By Bill Cole
Last month, dozens of County College of Morris faculty and staff members swarmed the Board of Trustees meeting, publicly airing their grievances about inadequate working conditions and poor treatment from the administration at the college.
At the November board meeting this week, it was the students’ turn to express their own particular outrage.
Several members of the student-run campus newspaper, The Youngtown Edition, addressed board members and administrators during the public comments section of the meeting, making impassioned but poised claims of administrative intimidation and harassment, as well as potential First Amendment rights violations.
In her public comments, Youngtown editor-in-chief Alexa Wyszkowski shared several examples of occasions when she felt intimidated by various administrators at the college.
One such instance revolved around an uncomfortable interaction with Director of Campus Life Don Phelps, who she felt was pressuring her to figure out ways to reduce costs associated with the publication of the newspaper, including raising more revenue through increased advertising.
According to Wyszkowski, “upon speaking to previous advisors and editors, the focus on the newspaper making money or spending money was never an issue.” But this sudden financial concern brought up by Phelps seemed to be an “avenue to try to hamper the production of the paper.”
Adam Gentile, Youngtown managing editor, further affirmed during his comments: “It is not our job to save the school money. It’s our job to put out a newspaper that gives students proper real world publication experience.”
Another experience relayed by Wyszkowski involved Vice President of Student Development and Enrollment Management Bette Simmons.
Wyszkowski described Simmons’ tendency to have impromptu hallway conversations, personally pushing to have certain content placed in the newspaper. According to Wyszkowski, Simmons “had been informed by our previous [faculty] advisor about the concept of prior restraint and that discussing content and pressuring us for stories was not only unacceptable, but it violated our rights.”
This advisor subsequently was removed from his position and replaced with a new faculty advisor who had no journalism experience and a heavy teaching load, making his ability to satisfactorily perform in this new capacity untenable. He eventually stepped down from the position.
Gentile stated that the student staff of Youngtown were dubiously told by administration that the reason the new advisor left the position was because the students “placed unrealistic expectations on him.” Gentile proceeded to directly address the administrators in the room, exclaiming, “How dare you blame students for your mismanagement!”
To close his public comments, Anthony Ingham, a Youngtown news editor, read excerpts of a letter from a senior legal counsel with the Student Press Law Center responding to the Youngstown staff’s formidable challenges.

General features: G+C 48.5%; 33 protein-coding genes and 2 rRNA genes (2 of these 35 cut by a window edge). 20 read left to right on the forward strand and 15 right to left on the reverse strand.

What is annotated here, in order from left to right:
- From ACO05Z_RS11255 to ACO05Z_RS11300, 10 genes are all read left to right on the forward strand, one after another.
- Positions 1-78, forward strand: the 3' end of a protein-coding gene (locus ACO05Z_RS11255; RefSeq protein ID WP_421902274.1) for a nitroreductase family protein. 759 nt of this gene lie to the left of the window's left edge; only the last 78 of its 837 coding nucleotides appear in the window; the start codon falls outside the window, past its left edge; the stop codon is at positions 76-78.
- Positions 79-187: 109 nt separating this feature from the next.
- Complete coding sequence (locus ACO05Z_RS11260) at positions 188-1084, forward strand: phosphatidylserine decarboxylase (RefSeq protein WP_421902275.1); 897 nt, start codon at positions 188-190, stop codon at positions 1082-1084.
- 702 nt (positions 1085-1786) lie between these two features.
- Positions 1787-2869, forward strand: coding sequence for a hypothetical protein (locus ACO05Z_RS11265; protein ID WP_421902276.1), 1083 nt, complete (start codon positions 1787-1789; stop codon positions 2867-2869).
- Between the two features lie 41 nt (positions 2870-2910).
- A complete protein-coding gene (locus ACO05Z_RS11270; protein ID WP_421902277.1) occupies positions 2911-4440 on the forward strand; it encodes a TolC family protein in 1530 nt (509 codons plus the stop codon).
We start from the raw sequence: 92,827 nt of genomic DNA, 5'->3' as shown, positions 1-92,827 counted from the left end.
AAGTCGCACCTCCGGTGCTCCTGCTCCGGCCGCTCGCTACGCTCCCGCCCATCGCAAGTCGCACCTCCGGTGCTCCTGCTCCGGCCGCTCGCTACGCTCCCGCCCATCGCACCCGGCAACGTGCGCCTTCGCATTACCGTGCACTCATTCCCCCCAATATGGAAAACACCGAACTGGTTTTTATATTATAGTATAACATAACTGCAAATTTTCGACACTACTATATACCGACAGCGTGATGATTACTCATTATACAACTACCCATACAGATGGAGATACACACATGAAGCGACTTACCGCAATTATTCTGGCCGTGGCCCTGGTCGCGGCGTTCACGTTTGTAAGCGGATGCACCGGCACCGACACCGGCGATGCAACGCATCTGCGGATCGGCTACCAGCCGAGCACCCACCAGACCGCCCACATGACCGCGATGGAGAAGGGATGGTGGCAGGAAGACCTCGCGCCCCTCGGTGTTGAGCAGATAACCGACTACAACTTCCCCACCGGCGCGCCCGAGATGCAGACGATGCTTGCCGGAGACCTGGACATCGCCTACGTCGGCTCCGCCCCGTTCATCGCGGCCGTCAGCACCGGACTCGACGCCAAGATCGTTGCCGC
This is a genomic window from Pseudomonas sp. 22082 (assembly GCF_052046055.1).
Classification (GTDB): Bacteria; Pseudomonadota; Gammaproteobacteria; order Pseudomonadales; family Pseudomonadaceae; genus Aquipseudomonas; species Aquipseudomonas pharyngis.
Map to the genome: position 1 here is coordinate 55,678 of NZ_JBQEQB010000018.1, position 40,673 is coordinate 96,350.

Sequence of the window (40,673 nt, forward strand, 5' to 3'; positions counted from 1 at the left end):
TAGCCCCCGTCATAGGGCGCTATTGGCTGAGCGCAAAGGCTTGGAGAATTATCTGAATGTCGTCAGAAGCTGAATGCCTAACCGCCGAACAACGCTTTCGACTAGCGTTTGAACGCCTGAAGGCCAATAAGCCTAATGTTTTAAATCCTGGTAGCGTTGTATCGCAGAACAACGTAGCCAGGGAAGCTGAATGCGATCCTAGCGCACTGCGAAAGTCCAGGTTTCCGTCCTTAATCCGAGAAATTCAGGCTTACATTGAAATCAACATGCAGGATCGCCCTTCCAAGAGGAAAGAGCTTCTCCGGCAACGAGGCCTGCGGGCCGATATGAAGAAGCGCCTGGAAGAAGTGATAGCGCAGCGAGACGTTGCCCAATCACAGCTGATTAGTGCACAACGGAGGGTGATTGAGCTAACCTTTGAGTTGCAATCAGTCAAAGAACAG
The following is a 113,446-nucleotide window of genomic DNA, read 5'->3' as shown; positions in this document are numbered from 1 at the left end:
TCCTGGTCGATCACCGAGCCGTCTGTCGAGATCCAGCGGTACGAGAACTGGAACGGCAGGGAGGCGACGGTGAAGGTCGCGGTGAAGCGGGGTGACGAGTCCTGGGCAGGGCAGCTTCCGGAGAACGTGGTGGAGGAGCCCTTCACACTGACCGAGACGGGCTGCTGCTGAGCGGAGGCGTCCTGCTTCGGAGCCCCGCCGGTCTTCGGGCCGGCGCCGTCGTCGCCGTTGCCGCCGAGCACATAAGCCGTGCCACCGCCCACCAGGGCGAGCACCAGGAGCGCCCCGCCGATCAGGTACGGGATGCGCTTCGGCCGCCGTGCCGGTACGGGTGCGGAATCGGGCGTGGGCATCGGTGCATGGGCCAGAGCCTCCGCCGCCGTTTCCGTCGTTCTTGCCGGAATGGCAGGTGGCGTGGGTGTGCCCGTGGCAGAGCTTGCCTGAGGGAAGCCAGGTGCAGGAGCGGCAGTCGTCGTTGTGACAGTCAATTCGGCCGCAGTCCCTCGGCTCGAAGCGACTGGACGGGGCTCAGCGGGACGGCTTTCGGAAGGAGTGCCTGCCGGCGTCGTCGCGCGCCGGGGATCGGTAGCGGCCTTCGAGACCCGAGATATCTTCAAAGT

Part of the letter stated: “The law is clear: At a public college or university, the student editor is responsible for making all decisions regarding the editorial content in his or her student publication. School officials, while they may act in an advisory role, are required to exercise a strictly ‘hands-off’ approach.”
The letter from the Law Center went on:
“It is clear that CCM officials are in desperate need of a First Amendment refresher course. They have taken and threatened multiple actions that raise serious legal concerns, including their removal of your advisor and cuts to your budget for reasons that seem very clearly tied to their unhappiness with the journalism you are practicing.
“I urge you to share this information with CCM officials and ask that they reconsider their actions and work with you to amicably resolve your concerns. I cannot imagine that they want to find themselves the defendants in a First Amendment legal battle.”
Following the board meeting, the Youngtown staff provided the following statement: “We hope that the board of trustees is now informed of what has been happening and that they look into the actions that the college administration has been taking that has created a culture of fear.”
Many faculty members were in the audience at the board meeting, showing their enthusiastic support for the students. Some brought signs emphasizing the necessity for free speech.
Jim Capozzi, president of the Faculty Association of CCM, felt appreciation for the students who spoke out and took pride in their conviction.
He also conveyed disappointment in the college’s deafening silence related to the faculty’s deeply felt concerns shared at last month’s meeting.
“The college has refused to even acknowledge our statements at the October Board meeting–no ‘we hear you,’ no ‘we can work together to remedy this,’ no nothing.
“Though this is unfortunate, it’s also entirely consistent with the hostile work environment this administration has created over the past three years,” Capozzi stated.
A recurring theme with the current administration at CCM seems to be emerging.
Bill Cole of Morristown is a press relations specialist for the Morris County Council of Education Associations (MCCEA), and is Legislative chair for The Education Association of Morris (TEAM), which represents teachers in the Morris School District.
Editor’s note: The opinions expressed above are the author’s, and do not necessarily reflect those of this publication.